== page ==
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Following his unexpected breakthrough in 48 HRS., Eddie Murphy leapfrogged into superstardom as a firebrand Detroit detective whose search for his best friend's killer leads him to the ludicrously posh Los Angeles enclave.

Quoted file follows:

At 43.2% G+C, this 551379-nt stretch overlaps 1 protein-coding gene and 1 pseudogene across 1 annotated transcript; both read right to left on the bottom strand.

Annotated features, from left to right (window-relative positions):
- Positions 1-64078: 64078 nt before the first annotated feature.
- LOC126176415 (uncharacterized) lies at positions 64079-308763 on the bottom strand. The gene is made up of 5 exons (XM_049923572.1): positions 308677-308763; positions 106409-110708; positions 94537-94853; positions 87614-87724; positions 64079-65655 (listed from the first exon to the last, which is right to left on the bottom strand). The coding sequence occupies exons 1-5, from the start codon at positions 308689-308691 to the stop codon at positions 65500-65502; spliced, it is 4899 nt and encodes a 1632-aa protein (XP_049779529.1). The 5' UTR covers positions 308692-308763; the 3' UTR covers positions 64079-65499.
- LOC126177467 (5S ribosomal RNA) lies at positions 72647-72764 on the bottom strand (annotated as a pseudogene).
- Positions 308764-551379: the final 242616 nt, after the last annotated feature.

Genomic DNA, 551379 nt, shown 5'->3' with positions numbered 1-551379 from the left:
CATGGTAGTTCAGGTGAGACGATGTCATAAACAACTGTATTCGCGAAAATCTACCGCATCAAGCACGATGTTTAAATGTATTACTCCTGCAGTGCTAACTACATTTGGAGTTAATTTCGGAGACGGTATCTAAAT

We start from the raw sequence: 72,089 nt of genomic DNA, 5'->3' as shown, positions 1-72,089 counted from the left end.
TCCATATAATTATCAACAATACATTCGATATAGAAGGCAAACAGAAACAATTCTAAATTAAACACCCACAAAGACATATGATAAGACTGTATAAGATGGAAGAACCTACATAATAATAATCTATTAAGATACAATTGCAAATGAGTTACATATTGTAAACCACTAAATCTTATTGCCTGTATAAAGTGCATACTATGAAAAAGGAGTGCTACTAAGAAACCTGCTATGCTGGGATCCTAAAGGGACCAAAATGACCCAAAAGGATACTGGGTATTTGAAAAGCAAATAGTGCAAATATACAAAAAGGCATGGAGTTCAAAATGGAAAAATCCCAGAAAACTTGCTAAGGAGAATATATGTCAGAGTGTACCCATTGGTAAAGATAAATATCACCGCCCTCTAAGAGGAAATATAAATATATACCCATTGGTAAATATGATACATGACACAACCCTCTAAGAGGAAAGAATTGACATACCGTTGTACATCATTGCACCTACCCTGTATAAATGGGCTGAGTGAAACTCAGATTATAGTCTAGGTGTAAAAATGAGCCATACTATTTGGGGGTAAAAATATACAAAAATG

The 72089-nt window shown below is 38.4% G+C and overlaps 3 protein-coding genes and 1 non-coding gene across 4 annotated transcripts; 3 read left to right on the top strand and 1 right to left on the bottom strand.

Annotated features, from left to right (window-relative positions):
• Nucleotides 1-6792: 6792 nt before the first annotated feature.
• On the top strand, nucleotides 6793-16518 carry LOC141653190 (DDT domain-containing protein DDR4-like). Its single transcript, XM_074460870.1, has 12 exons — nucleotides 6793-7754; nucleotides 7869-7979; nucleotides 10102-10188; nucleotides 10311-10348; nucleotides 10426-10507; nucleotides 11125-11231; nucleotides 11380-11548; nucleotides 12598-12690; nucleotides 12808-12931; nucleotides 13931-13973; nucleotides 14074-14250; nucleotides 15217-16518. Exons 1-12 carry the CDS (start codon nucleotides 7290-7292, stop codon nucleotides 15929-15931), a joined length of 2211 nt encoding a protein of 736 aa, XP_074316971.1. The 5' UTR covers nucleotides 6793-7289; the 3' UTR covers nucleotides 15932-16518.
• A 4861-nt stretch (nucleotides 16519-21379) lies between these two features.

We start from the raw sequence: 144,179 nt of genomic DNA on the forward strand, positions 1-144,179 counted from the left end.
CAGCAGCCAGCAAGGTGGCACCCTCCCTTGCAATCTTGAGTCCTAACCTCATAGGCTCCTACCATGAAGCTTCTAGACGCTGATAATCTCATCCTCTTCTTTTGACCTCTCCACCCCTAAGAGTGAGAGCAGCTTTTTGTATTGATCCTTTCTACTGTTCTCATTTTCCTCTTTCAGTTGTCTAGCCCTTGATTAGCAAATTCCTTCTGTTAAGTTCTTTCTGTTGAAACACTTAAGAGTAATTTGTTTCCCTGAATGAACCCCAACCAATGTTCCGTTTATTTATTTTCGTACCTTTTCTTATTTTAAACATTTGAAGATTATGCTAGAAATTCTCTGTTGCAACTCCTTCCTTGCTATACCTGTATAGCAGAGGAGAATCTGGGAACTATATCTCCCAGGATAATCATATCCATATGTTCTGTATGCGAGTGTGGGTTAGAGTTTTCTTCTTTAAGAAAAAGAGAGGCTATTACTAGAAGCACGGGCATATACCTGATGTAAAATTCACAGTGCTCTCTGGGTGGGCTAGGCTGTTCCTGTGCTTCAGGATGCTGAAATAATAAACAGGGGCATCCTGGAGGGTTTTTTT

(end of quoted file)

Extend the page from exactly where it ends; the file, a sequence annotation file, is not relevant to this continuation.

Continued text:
Following his unexpected breakthrough in 48 HRS., Eddie Murphy leapfrogged into superstardom as Axel Foley, a firebrand Detroit detective whose search for his best friend's killer leads him to the West Coast. Foley's maverick style irks an LAPD lieutenant (eighties mainstay Ronnie Cox), who assigns two by-the-book locals (Judge Reinhold and John Ashton) to the hopeless task of babysitting the streetwise, smart-talking Foley. With the two starched-shirt dicks trailing in his wake, Foley traces the killing to a local art dealer/drug kingpin (Steven Berkoff), and quickly transforms the ludicrously posh Los Angeles enclave into a shooting gallery. The number-one box-office draw of 1984 (followed closely by Ivan Reitman's Ghostbusters), spawning two sequels, an upcoming TV series, and even yielding a hit soundtrack album anchored by Harold Faltermeyer's unnervingly catchy, synth-driven title tune, Beverly Hills Cop cannily mixed Murphy's electric comic persona with high-octane, straight-up action thrills, a fifty-fifty split of gags and guns that set the template for action comedies for years to come.